“And he makes sure the police give them enough to eat and drink while they’re in jail?”

“Well, yeah, that wouldn’t be fair at all if they didn’t get enough to eat and drink. And sometimes the wrong person is arrested, so Grandpa Tom helps people get a fair trial so they don’t go to jail for something they didn’t do.”

“Yeah, he makes sure the police only arrest the bad guys. The ones wearing masks.”

Tonight at bedtime, Siena was coughing quite a bit. She seemed really tired, too, and I closed the door hopeful for a peaceful evening with the computer and without her usual routine of tip-toeing up the stairs and peering around the railing before telling us she just can’t sleep. (Note: this “just can’t sleep” business usually takes place approximately six seconds after we tuck her in, sometimes even sooner.)

Tonight I had not even gotten upstairs and settled in with the laptop before I heard her door bang open.

“Mama, I just came out to tell you that the proper way to get better when you have a bad cough is to drink lots of water, eat cough drops, get lots and lots of sleep, and wear warm pajamas to bed.”

I assured her that no one would get in the way of her following any of that excellent advice, particularly the part about sleeping.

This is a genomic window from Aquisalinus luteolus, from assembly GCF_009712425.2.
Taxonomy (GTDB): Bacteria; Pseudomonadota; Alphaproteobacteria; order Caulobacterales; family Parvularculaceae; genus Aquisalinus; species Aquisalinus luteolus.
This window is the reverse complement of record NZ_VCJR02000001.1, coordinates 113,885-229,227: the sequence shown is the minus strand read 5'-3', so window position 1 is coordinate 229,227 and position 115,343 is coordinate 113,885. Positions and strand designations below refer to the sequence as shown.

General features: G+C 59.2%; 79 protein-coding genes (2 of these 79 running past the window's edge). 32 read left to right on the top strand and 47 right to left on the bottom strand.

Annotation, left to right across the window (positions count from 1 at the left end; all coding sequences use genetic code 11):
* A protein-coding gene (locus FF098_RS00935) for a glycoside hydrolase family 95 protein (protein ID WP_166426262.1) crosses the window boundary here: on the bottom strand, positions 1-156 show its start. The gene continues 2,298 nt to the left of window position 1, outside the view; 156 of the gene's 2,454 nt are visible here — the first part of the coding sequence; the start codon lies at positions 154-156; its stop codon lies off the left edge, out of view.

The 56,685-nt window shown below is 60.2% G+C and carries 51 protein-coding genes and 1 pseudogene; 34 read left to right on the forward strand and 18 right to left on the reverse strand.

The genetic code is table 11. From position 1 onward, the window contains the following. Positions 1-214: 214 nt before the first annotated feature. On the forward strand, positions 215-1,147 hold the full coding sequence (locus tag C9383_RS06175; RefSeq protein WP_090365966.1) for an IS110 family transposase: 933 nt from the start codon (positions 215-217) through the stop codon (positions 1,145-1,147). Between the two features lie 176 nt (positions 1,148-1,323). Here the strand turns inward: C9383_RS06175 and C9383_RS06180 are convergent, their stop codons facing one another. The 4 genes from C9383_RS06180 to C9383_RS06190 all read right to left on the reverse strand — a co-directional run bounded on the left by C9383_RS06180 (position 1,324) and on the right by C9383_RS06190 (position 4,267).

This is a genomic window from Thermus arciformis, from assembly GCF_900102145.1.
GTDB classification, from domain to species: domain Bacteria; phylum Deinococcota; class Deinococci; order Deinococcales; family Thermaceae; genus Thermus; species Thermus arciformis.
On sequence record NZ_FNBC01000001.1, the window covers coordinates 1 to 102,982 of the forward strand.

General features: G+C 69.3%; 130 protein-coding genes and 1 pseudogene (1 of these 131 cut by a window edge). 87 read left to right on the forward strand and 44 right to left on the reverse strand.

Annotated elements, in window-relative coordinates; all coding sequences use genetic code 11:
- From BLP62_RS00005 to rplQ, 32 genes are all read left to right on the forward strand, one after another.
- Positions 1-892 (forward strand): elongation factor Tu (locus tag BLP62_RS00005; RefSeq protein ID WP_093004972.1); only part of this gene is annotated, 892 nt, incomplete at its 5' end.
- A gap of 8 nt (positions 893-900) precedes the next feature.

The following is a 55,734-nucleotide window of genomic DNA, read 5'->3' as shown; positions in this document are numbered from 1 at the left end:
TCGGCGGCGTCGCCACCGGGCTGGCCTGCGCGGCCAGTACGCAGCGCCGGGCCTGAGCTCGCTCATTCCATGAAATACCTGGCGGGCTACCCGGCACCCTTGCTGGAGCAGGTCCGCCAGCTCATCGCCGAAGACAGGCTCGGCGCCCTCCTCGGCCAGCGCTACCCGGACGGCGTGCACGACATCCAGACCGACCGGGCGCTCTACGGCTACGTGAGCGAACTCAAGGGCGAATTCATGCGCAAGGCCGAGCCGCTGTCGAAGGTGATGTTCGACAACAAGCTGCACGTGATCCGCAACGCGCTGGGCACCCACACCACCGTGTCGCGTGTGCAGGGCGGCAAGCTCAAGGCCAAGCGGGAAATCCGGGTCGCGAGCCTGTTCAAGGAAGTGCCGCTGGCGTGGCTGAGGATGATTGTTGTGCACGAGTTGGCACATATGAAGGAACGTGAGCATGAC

All new…

August 24th, 2009

Siena hasn’t stopped dictating, but bear with us as we update her blog page.

Her unique observations of the world will be back in a day or two. Here’s one to get you by until then.

Siena and Elliot were in the living room playing while Matt made dinner Monday night. We’re not sure of the context, but Siena asked Elliot, “Can you run to the couch and then run back to me, Mr. Marshmallow?”

Siena later asked about marshmallows, and whether we had them, so for some reason, she had s’mores or something on her brain (what else does one do with marshmallows?)

Ant overload

August 18th, 2009

We, unfortunately, had part of our front sidewalk overrun with ants Tuesday afternoon. Not just a few ants scurrying here and there. No. Mounds and mounds of ants crawling over each other to get at something. This was going on in two or three places. Siena and Elliot thought it was pretty cool that there were so many in one place and discussed why they were all there.

Matt: You guys. Come look at all these ants.
Elliot: Whoooaa. Anties.
Siena: There must be hundreds of them.
Matt: Maybe thousands.
Siena: Maybe one of the them found a little cracker or something and called all his friends for a picnic.
Elliot: A cacker. Yeah. Or a chip.
Siena: I wonder if they need something to drink.
Elliot:Yeah. Someting to dink (sic).
Siena: Elliot, let’s fill up the buckets and give them some water. They’ll have a full picnic.

The ant picnic soon ended when a torrential downpour from buckets ruined their perfect afternoon. Multiple buckets of water. The wading pool needed emptying anyway.